So, an invite from an editor at a conference—how do you parse that? My advice: be flattered, follow through with a submission, but expect the rest of the process to proceed as usual. Let’s call this one a half-bust.
Member Manuscripts in General
The third question gets at the issue of manuscripts from association members, in a general way. If peer review doesn’t single out members as part of the process, then is the editor/society interested in having members submit to the journal? Of course they are! Members are the lifeblood of any association and member-authors are extremely important. You just need to think strategically about the way you approach writing for the society publication(s).
First off, many society members are clinicians and may not have a lot of writing and publishing experience. Editors know this but they also know that clinician innovations may be extremely thought-provoking and valuable content for the journal. Therefore, they are interested in helping novice authors be successful. If this describes you, then contact the editor with your idea. Ask for guidance: Does the editor have suggestions for how you could focus your topic? Would it be best as a certain type of article, ie, research brief rather than a full research report? If the editor is encouraging, then reach out to your networks to ensure that your manuscript is as well written as it can possibly be. Ask colleagues for review and feedback, then revise your manuscript before submitting. Too many novice authors set themselves up for failure by submitting poorly written and edited manuscripts that don’t meet journal guidelines. Don’t be that person!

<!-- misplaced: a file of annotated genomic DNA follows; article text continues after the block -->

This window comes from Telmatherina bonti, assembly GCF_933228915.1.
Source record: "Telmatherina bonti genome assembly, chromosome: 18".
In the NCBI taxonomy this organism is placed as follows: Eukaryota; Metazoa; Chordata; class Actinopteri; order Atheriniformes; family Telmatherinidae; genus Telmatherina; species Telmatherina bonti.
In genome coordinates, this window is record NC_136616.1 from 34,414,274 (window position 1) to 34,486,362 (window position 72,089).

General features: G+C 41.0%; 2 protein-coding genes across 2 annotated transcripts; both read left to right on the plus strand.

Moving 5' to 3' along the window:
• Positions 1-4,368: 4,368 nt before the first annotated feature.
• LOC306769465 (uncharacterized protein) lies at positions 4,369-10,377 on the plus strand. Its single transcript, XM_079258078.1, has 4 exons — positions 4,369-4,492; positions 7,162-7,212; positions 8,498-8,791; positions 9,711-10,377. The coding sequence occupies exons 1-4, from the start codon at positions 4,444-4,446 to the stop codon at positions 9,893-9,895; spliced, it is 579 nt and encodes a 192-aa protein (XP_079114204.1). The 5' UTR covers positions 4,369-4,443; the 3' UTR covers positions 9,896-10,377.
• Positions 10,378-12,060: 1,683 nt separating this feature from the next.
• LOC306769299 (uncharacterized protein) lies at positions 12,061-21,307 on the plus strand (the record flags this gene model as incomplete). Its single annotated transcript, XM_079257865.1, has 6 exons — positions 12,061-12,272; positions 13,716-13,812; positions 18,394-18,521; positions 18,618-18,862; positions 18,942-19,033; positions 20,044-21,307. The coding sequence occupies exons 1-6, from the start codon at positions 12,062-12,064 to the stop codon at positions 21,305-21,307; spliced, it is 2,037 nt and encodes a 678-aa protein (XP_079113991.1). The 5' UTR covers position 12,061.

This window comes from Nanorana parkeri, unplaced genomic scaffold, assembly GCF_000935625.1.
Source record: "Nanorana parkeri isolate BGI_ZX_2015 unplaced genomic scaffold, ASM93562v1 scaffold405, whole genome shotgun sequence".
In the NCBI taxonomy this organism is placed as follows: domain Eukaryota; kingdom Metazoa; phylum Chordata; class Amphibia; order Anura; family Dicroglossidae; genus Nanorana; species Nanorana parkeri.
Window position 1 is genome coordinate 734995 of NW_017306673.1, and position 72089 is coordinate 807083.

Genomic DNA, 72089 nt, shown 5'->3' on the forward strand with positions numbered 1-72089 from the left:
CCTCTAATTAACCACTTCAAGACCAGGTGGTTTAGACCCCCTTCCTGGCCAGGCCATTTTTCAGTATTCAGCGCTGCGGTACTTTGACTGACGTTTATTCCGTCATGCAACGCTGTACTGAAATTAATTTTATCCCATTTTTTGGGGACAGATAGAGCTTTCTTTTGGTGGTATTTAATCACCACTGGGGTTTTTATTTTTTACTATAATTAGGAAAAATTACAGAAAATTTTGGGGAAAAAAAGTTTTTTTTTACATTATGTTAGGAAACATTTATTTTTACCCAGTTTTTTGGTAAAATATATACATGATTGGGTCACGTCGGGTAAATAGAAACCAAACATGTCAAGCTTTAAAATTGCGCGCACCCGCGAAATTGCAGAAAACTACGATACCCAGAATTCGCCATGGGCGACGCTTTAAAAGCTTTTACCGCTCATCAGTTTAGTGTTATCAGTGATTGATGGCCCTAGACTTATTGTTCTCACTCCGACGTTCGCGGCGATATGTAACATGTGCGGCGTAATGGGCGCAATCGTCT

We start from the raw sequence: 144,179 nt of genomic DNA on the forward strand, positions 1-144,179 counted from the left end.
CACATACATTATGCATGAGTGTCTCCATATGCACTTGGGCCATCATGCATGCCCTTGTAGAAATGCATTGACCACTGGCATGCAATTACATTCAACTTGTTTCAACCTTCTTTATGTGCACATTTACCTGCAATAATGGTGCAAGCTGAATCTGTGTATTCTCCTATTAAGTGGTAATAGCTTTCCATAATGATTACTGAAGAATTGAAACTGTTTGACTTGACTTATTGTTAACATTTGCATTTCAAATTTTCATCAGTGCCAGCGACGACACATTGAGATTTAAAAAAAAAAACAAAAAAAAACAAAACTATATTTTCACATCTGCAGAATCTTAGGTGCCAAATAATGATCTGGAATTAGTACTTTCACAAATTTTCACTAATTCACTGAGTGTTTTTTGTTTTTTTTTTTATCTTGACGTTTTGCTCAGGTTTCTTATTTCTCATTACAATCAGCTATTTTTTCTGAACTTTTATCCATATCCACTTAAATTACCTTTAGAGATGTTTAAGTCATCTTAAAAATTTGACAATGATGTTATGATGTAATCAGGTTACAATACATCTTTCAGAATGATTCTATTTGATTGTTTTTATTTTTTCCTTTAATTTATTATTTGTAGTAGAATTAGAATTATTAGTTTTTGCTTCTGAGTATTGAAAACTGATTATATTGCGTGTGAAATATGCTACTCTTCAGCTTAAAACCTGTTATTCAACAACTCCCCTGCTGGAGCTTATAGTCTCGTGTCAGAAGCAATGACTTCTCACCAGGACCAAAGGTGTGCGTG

Also, many associations have multiple publications—make sure to do your due diligence and select the right one for your manuscript. For example, the National Association of School Nurses has two journals: NASN School Nurse and the Journal of School Nursing. Both are peer reviewed but JOSN is more research focused while the former is described as “the clinical resource journal.” This double- or triple-publication approach is common, so do your homework and select the correct society publication outlet for your proposed manuscript.
Last, when your manuscript is accepted and moves into the production process, make sure to include your membership information in the “About the Author” bio that you will be asked to write. You should also include any society-associated credentials, such as certification, after your name. Remember that the preferred order for listing degrees and credentials is:
- Highest earned degree
- State designations or requirements
- National certifications
- Awards and honors
- Other recognitions (American Nurses Credentialing Center, 2013).
So, for the member manuscripts in general question, I think it is safe to say that societies/associations definitely want to receive potential articles from their members—these articles benefit the society and its members so it is a win-win. Just don’t assume you are a “shoe-in” and make sure to do your homework to present the best article possible, tailored appropriately for the journal to which you are submitting.
Association membership confers many benefits, including the potential to be a published author in one of its official publications. But approach this opportunity with clear eyes and do not make any assumptions about an easier review or acceptance process. Keep in mind that maintaining a high level of quality for all publications contributes to the integrity of the association and its members—and that includes you!
- American Nurses Credentialing Center. (2013). How to display your credentials. Bethesda, MD: ANCC. Retrieved from: https://goo.gl/2hKtrG
About the Author
Leslie H. Nicoll, PhD, MBA, RN, FAAN lives in Maine with her husband, three rescue pets, and two adult children close by. She keeps herself busy as Editor-in-Chief of Nurse Author & Editor, and CIN: Computers, Informatics, Nursing. She provides advice and consultation to both novice and experienced author who want to publish in the scholarly literature. Two days per week she works at the Portland Community Free Clinic. Click here to send a message directly to Leslie.
Copyright 2018: The Author. May not be reproduced without permission.